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Individuals with high emotional granularity make fine-grained distinctions between their emotional experiences. To have greater emotional granularity, one must acquire rich conceptual knowledge of emotions and use this knowledge in a controlled and nuanced way. In the brain, the neural correlates of emotional granularity are not well understood. While the anterior temporal lobes, angular gyri, and connected systems represent conceptual knowledge of emotions, inhibitory networks with hubs in the inferior frontal cortex (i.e., posterior inferior frontal gyrus, lateral orbitofrontal cortex, and dorsal anterior insula) guide the selection of this knowledge during emotions. We investigated the structural neuroanatomical correlates of emotional granularity in 58 healthy, older adults (ages 62–84 years), who have had a lifetime to accrue and deploy their conceptual knowledge of emotions. Participants reported on their daily experience of 13 emotions for 8 weeks and underwent structural magnetic resonance imaging. We computed intraclass correlation coefficients across daily emotional experience surveys (45 surveys on average per participant) to quantify each participant’s overall emotional granularity. Surface-based morphometry analyses revealed higher overall emotional granularity related to greater cortical thickness in inferior frontal cortex ( p FWE < 0.05) in bilateral clusters in the lateral orbitofrontal cortex and extending into the left dorsal anterior insula. Overall emotional granularity was not associated with cortical thickness in the anterior temporal lobes or angular gyri. These findings suggest individual differences in emotional granularity relate to variability in the structural neuroanatomy of the inferior frontal cortex, an area that supports the controlled selection of conceptual knowledge during emotional experiences.
... As an explanation, the brain regions necessary for resolving interference for emotional stimuli may decline less with age than other brain regions. Indeed, older adults are therefore more likely to recruit prefrontal resources to regulate emotion than younger adults [16]. All the above studies were performed with static images requesting an active response by the subject. ...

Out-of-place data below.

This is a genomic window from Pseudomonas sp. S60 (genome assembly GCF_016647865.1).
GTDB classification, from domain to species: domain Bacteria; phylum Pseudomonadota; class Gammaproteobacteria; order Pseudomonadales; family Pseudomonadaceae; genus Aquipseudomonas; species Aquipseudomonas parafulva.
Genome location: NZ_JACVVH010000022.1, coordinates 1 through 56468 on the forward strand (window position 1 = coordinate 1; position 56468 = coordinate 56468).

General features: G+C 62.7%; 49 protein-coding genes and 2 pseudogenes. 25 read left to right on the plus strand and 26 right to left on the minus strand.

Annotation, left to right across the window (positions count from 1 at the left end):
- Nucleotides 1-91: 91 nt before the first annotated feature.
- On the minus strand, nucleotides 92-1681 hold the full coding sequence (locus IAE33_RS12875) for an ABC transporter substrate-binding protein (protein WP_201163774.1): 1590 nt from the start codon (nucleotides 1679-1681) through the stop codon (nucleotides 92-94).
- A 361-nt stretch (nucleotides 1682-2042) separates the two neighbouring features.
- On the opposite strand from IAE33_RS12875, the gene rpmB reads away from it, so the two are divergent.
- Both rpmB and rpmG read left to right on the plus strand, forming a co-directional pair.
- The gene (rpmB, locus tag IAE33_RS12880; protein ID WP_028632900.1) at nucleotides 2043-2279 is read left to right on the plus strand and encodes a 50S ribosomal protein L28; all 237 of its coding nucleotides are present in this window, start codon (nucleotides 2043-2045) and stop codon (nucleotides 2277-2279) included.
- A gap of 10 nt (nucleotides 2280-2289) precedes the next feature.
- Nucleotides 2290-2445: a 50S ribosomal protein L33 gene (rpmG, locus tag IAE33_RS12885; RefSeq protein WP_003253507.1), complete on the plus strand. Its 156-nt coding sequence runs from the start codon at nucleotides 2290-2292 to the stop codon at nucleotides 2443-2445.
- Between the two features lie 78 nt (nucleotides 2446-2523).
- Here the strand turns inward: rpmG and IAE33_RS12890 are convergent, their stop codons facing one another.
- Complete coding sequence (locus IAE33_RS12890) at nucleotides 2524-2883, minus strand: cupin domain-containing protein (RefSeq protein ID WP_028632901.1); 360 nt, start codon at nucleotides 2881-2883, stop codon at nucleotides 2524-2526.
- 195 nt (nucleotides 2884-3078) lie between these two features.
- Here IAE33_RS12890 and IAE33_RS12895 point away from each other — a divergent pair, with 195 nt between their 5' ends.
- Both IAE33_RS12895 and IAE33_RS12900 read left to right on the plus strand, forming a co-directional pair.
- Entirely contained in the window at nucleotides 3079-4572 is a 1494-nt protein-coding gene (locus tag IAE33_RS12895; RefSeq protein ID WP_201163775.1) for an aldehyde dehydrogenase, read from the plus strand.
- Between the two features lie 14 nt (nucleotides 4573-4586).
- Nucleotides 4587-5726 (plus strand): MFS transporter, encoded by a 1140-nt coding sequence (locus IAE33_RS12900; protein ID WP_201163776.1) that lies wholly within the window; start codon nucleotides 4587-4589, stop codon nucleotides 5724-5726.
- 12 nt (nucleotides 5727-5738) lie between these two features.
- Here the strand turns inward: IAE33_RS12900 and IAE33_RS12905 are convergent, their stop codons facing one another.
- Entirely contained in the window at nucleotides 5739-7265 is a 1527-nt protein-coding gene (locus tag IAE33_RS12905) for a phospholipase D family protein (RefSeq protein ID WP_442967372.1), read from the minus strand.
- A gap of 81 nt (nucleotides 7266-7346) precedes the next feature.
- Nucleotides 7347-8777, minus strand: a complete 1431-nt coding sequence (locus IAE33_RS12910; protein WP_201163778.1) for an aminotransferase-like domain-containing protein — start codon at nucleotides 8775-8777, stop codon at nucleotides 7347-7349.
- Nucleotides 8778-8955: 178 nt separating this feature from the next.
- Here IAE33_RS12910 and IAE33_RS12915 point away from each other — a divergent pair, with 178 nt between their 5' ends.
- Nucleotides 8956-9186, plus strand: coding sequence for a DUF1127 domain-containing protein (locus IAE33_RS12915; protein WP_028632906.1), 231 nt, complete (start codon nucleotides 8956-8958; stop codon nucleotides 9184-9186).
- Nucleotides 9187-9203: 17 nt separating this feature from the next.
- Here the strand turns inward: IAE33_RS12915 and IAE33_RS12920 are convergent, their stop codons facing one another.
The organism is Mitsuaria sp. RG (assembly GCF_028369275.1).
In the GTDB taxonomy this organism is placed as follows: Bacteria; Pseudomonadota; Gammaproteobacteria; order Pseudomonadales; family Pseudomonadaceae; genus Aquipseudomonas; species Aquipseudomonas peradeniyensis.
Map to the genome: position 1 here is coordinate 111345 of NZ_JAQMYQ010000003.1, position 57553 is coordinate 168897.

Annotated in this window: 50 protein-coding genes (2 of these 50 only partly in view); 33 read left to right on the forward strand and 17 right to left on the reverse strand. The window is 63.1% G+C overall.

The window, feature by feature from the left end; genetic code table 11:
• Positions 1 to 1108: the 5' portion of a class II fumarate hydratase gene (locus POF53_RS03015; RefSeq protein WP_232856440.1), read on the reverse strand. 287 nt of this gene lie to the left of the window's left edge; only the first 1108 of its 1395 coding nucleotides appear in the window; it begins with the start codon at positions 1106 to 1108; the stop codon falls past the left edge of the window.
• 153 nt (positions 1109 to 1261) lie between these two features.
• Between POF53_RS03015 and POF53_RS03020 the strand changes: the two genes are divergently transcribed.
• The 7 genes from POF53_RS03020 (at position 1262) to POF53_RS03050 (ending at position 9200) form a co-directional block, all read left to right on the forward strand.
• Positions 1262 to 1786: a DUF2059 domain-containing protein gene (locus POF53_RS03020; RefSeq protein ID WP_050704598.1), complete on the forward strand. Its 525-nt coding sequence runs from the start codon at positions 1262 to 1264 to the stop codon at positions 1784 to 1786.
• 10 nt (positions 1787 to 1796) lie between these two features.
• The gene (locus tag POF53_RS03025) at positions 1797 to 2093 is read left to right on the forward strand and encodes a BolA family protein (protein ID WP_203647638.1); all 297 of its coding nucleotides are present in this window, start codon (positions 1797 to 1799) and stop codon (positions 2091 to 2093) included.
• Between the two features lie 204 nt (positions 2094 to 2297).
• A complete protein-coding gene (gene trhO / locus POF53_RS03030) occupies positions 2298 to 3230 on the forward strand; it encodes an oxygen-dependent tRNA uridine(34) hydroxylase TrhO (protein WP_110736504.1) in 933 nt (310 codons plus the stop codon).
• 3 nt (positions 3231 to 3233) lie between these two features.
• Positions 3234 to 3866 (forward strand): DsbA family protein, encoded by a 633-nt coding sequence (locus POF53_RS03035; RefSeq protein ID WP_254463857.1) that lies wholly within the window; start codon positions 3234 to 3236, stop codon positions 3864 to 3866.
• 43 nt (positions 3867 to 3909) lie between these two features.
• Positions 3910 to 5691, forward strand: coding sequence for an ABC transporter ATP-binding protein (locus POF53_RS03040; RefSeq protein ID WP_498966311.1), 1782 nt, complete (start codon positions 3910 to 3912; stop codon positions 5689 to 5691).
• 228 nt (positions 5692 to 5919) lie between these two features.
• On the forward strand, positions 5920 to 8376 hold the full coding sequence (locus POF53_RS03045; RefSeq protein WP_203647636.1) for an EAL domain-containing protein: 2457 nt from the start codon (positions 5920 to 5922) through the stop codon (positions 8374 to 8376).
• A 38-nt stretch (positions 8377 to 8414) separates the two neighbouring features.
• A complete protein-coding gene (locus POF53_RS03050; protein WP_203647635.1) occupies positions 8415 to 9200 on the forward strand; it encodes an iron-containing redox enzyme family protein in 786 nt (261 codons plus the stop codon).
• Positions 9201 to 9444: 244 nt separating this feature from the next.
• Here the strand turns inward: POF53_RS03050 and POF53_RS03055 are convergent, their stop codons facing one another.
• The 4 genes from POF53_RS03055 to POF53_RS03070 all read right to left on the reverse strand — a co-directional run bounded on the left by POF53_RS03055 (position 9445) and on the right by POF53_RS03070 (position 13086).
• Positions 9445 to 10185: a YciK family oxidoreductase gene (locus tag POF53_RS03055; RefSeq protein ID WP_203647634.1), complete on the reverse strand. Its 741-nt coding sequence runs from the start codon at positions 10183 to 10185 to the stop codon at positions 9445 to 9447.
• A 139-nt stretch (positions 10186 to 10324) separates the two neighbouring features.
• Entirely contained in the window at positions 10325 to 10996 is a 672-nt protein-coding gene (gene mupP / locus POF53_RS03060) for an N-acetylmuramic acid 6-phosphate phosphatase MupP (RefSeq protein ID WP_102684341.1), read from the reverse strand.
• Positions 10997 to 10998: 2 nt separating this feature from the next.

Обоснование . Дефицит в регуляции эмоционального напряжения рассматривается как важный фактор развития ишемической болезни сердца (ИБС). Функции оценки и регуляции эмоций выполняют структуры префронтальной коры и амигдалы, активация и взаимодействие которых различается у мужчин и женщин. В связи с этим актуален вопрос о гендерной специфике корковых механизмов эмоциональной регуляции, связанной с ИБС. Цель : выяснить значение самооценки эмоционального контроля поведения (ЭК) в частотно-пространственной организации активности мозга у мужчин и женщин с ИБС. Методы . Для анализа частотно-пространственной организации фоновой ЭЭГ использовали 64-х канальную регистрацию ЭЭГ и вычисление мощности ритмов в шести частотных диапазонах от 4 до 30 Гц с применением быстрого преобразования Фурье. Для выяснения соотношения ЭК как личностной черты согласно опроснику эмоционального интеллекта и показателей мощности ЭЭГ использовали непараметрический корреляционный анализ Спирмена. Результаты . Исследование выполняли в кардиологической клинике с привлечением 56 мужчин (61,2 ± 8,5 лет) и 19 женщин (67,4 ± 4,8 лет) с диагностированной ИБС. Корреляционный анализ ЭК и средних показателей мощности ЭЭГ выявил положительные связи в диапазоне 4-13 Гц в группе мужчин и отрицательные в группе женщин (0,19<Rs<0,28 и -0,20<Rs<-0,40, соответственно; p<0,030). Регионарная специфика обнаруженного эффекта характеризовалась значимой связью ЭК и мощности тета2, альфа1, 2, представленной в передней части коры с доминированием левого полушария у мужчин, но в задней части обоих полушарий – у женщин, причем последний эффект был ограничен тета 2 и альфа 1 частотами. Заключение . Результаты выполненного анализа соотношения ЭК и регионарных показателей фоновой мощности ЭЭГ в диапазоне 6-13 Гц указывают на разные формы контроля эмоционального состояния женщин и мужчин с ИБС.